Also, according to DEG research, consumers have spent $35 million on Blu-ray software thus far in 2007, as opposed to $19 million on HD DVD product.
“This year is preparation for future consumer uptake of the high-def formats,” said Steve Nickerson, SVP of Warner Home Video.
But that uptake may take longer than the industry would like, according to Russ Crupnick with the NPD Group.
“There's just a ton of confusion,” he said, noting that a survey showed nearly half of current HDTV owners said they weren't getting on board with high definition media just yet, mostly due because they didn't see the benefits. “We need to better express the benefits to customers.”
“We're trying to get the retailer to understand, it's not competition between (HD DVD and Blu-ray,” Nickerson said. “The competition is what the consumer already owns (DVD).”
Price points also are a problem, Crupnick said. “They're looking at the price points we're selling the HD at, and they're saying this is a problem,” he said. “We're about 10 to 20% out of whack.” But more HDTV sets, and more recognition of the product, will help the consumer catch up, he said.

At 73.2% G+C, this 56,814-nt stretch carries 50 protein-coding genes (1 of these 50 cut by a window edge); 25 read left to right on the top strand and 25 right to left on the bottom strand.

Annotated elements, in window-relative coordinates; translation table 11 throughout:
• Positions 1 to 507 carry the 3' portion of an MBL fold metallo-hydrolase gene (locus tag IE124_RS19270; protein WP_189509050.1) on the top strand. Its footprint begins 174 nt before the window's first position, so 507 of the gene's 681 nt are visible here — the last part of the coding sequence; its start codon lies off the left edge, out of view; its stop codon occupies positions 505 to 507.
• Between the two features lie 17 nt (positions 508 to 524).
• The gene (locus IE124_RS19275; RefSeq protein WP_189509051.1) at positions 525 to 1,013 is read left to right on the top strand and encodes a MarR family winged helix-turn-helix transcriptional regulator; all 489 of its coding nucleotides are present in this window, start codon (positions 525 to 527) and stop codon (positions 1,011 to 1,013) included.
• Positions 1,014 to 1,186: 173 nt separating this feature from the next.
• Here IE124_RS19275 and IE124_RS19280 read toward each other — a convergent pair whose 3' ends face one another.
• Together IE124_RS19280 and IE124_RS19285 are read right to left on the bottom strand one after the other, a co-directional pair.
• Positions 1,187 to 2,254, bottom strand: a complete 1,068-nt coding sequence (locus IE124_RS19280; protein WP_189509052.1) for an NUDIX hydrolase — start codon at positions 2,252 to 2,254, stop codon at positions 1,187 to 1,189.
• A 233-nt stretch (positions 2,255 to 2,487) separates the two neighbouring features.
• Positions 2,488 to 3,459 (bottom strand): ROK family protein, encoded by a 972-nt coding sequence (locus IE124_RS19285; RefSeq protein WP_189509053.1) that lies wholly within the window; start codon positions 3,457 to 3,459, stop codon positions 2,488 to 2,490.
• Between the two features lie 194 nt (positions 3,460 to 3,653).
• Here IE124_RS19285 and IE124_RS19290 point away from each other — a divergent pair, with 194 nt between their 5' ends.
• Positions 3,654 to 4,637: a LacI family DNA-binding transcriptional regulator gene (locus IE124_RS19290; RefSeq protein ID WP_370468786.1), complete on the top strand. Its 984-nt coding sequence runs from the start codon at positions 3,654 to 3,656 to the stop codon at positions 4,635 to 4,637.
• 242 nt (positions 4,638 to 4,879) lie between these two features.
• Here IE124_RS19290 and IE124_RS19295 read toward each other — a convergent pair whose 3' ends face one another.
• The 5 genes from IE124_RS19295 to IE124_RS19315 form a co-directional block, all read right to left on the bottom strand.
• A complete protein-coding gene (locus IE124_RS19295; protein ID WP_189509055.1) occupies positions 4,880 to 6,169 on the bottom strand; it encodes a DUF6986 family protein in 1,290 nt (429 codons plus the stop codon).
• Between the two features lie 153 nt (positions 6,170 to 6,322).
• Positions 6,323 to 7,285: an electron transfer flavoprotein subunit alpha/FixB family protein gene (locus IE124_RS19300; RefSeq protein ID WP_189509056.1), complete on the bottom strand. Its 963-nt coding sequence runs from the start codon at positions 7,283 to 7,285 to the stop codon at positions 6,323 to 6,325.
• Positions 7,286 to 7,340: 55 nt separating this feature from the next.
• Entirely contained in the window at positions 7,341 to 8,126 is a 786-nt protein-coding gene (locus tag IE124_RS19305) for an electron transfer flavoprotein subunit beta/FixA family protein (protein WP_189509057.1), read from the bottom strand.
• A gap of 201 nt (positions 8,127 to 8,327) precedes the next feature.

“There certainly is a very large target audience we can reach out to in the next 12 to 24 months,” he said.
The high price for hardware is also keeping people away, said Steve Nickerson, SVP of market management for Warner Home Video.“Given where price points are for hardware … the adoption curve shouldn't be surprising,” he said, but added, “we weren't this far along with DVD at this point.”
Even without Hi-Def, the home entertainment industry has experienced “the kind of growth rate any industry would kill for,” said Helen Davis Jayalath, senior analyst for the video industry for Screen Digest. But if anyone is hoping High-def will mirror DVD's entrance in the market, they are mistaken, she said.
“No high-def format can recreate the DVD boon,” Jayalath said, adding that in the upcoming years DVD will still have relevance among the high-def selections.
“This is not another revolution,” Jayalath said. “It is an evolution ... It won't happen overnight.